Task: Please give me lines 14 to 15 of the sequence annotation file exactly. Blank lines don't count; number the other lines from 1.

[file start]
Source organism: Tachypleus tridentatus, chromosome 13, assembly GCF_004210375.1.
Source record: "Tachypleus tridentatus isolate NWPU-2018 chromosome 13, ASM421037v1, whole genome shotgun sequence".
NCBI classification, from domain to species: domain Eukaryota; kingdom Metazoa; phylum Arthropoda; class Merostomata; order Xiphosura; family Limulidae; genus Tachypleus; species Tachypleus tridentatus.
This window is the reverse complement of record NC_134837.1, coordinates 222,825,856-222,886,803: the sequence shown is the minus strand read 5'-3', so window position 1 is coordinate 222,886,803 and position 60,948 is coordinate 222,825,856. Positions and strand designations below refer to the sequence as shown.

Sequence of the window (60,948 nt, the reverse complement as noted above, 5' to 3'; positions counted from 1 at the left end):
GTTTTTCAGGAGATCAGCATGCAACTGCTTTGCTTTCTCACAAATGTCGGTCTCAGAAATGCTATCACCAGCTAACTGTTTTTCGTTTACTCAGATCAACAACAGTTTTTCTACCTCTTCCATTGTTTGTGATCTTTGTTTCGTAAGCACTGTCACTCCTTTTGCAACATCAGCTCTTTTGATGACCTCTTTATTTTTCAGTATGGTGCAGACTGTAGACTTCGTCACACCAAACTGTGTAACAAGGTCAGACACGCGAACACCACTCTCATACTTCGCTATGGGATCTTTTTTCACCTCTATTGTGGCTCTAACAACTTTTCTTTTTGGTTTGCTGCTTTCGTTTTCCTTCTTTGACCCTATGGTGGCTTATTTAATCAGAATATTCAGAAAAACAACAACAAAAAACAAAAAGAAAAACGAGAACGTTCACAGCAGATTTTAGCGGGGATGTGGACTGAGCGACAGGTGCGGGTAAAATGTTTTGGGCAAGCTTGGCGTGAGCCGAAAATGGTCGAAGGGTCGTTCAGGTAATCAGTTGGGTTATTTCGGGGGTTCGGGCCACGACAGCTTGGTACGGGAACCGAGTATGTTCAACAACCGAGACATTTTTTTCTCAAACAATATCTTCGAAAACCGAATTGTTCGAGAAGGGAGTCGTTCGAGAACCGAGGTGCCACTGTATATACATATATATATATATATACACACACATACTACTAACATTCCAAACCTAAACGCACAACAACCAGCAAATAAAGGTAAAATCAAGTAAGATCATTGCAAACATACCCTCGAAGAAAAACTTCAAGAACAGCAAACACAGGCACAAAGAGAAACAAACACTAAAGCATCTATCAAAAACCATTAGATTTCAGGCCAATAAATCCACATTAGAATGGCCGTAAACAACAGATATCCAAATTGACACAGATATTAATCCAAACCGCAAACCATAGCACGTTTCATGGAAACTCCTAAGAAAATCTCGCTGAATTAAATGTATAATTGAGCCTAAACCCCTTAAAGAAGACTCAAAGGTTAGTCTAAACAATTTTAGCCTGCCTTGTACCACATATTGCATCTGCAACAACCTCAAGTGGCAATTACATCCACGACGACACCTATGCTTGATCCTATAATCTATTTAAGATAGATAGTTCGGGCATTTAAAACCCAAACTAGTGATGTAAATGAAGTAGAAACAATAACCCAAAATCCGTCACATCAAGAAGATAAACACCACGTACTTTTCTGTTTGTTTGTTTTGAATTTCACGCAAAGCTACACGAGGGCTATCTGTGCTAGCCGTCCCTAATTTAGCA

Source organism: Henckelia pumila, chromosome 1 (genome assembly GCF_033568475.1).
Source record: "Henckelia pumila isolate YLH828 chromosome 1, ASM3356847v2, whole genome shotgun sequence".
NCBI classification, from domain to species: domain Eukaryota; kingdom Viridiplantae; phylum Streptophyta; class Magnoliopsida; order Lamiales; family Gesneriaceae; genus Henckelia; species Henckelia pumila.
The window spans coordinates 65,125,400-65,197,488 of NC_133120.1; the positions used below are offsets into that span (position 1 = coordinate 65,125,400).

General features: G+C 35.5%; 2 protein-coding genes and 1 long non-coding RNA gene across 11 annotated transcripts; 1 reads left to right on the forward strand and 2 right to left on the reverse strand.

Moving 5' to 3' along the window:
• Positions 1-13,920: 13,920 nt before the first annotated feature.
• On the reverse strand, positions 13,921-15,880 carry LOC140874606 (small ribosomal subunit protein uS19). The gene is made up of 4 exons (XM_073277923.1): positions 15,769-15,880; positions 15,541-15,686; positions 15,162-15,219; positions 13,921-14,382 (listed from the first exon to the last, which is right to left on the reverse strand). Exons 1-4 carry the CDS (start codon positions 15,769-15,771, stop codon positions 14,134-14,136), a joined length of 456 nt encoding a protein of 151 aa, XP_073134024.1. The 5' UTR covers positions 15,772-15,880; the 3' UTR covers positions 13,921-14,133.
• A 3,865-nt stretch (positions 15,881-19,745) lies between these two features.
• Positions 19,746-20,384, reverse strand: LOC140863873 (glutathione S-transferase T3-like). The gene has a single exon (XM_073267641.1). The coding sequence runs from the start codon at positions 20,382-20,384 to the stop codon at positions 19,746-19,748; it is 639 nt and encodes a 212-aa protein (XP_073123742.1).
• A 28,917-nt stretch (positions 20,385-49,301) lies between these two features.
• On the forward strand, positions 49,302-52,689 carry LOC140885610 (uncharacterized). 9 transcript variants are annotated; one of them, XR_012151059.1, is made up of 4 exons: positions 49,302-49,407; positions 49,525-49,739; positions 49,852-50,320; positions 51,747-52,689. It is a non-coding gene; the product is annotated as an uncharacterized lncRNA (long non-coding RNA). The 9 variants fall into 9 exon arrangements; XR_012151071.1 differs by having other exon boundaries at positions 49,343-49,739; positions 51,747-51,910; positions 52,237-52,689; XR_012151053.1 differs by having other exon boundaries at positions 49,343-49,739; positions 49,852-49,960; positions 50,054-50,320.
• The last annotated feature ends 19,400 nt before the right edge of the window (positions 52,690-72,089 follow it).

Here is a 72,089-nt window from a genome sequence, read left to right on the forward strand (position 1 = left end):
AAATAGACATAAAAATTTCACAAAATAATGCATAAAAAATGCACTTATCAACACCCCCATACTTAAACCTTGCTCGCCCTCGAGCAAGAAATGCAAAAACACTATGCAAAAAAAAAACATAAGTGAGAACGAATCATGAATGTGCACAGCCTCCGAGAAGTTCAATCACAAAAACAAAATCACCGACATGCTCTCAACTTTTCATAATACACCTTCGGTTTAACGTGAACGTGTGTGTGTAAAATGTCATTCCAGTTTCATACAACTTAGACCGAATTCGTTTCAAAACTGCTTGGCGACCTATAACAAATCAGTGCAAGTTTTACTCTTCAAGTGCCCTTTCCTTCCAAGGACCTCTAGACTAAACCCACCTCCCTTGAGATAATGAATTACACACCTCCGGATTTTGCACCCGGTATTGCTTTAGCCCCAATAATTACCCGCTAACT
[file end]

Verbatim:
• On the reverse strand, positions 13,921-15,880 carry LOC140874606 (small ribosomal subunit protein uS19). The gene is made up of 4 exons (XM_073277923.1): positions 15,769-15,880; positions 15,541-15,686; positions 15,162-15,219; positions 13,921-14,382 (listed from the first exon to the last, which is right to left on the reverse strand). Exons 1-4 carry the CDS (start codon positions 15,769-15,771, stop codon positions 14,134-14,136), a joined length of 456 nt encoding a protein of 151 aa, XP_073134024.1. The 5' UTR covers positions 15,772-15,880; the 3' UTR covers positions 13,921-14,133.
• A 3,865-nt stretch (positions 15,881-19,745) lies between these two features.